Australian rugby star Israel Folau will not be penalized by Rugby Australia for his anti-gay comments which caused a public uproar and homophobia discussions in the world of rugby as well as outside of it.
Two weeks ago, the 29-year-old full-back made a controversial comment on his Instagram account, in reply to a question from someone who asked: “what was gods [sic] plan for gay people??”
“HELL... Unless they repent of their sins and turn to God,” Folau responded, provoking outcry, with many people accusing him of homophobia.
Chief executive officer of Rugby Australia, Raelene Castle, said that no sanctions will be imposed on the player, whose comments are believed to have been driven by his religious views rather than an intention to offend.
"Israel clearly articulated his religious beliefs and why his faith is important to him, and has provided context behind his social media comment,” Castle said.
"In his own words, Israel said that he did not intend to upset people intentionally or bring hurt to the game. We accept Israel's position. Rugby Australia will use this experience as an opportunity to remind all employees of their obligation to use social media in a respectful way," she added.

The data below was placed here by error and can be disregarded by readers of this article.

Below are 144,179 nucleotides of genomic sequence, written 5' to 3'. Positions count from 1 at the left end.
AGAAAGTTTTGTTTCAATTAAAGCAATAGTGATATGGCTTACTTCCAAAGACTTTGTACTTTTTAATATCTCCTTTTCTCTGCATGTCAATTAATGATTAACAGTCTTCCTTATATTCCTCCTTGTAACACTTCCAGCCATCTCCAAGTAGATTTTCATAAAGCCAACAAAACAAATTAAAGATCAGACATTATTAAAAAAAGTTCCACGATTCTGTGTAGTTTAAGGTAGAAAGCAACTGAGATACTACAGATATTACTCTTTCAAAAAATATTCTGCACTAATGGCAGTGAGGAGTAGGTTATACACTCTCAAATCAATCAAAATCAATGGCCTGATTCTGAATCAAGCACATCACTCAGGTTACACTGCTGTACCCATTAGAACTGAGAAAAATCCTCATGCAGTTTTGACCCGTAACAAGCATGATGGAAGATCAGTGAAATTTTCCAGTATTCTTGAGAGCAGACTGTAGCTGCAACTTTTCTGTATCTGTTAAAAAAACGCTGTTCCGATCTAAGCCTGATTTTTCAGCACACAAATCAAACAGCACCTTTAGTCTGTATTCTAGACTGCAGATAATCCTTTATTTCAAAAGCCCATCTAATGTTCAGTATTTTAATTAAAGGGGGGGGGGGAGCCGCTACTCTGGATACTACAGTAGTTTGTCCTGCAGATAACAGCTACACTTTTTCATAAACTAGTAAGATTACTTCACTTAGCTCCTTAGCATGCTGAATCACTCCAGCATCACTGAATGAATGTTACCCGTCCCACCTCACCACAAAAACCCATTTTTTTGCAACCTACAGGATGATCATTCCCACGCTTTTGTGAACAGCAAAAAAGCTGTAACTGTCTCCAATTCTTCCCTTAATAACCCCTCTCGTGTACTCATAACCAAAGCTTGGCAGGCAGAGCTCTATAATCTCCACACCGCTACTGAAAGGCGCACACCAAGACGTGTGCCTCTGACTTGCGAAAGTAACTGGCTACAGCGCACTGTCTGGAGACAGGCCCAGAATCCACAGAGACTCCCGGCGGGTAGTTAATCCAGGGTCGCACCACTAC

In a Players Voice column titled "I'm a sinner too" the rugby player reiterated that he never intended to cause offense, adding that he was ready to terminate his contract with Rugby Australia following the scandal.
“As you have probably read, last week I met with Rugby Australia chief executive Raelene Castle and Waratahs general manager Andrew Hore. During the meeting I told them it was never my intention to hurt anyone with the Instagram comment, but that I could never shy away from who I am, or what I believe.”
"After we’d all talked, I told Raelene if she felt the situation had become untenable – that I was hurting Rugby Australia, its sponsors and the Australian rugby community to such a degree that things couldn’t be worked through – I would walk away from my contract, immediately," he added.
“I read the Bible every day,” Folau said. “I believe that it is a loving gesture to share passages from the Bible with others. I do it all the time when people ask me questions about my faith or things relating to their lives, whether that’s in-person or on my social media accounts,” he wrote.
Last September, Folau was severely criticized for his views on sexual orientation after he said he didn’t support same-sex marriage.
"I love and respect all people for who they are and their opinions. but personally, I will not support gay marriage," he tweeted.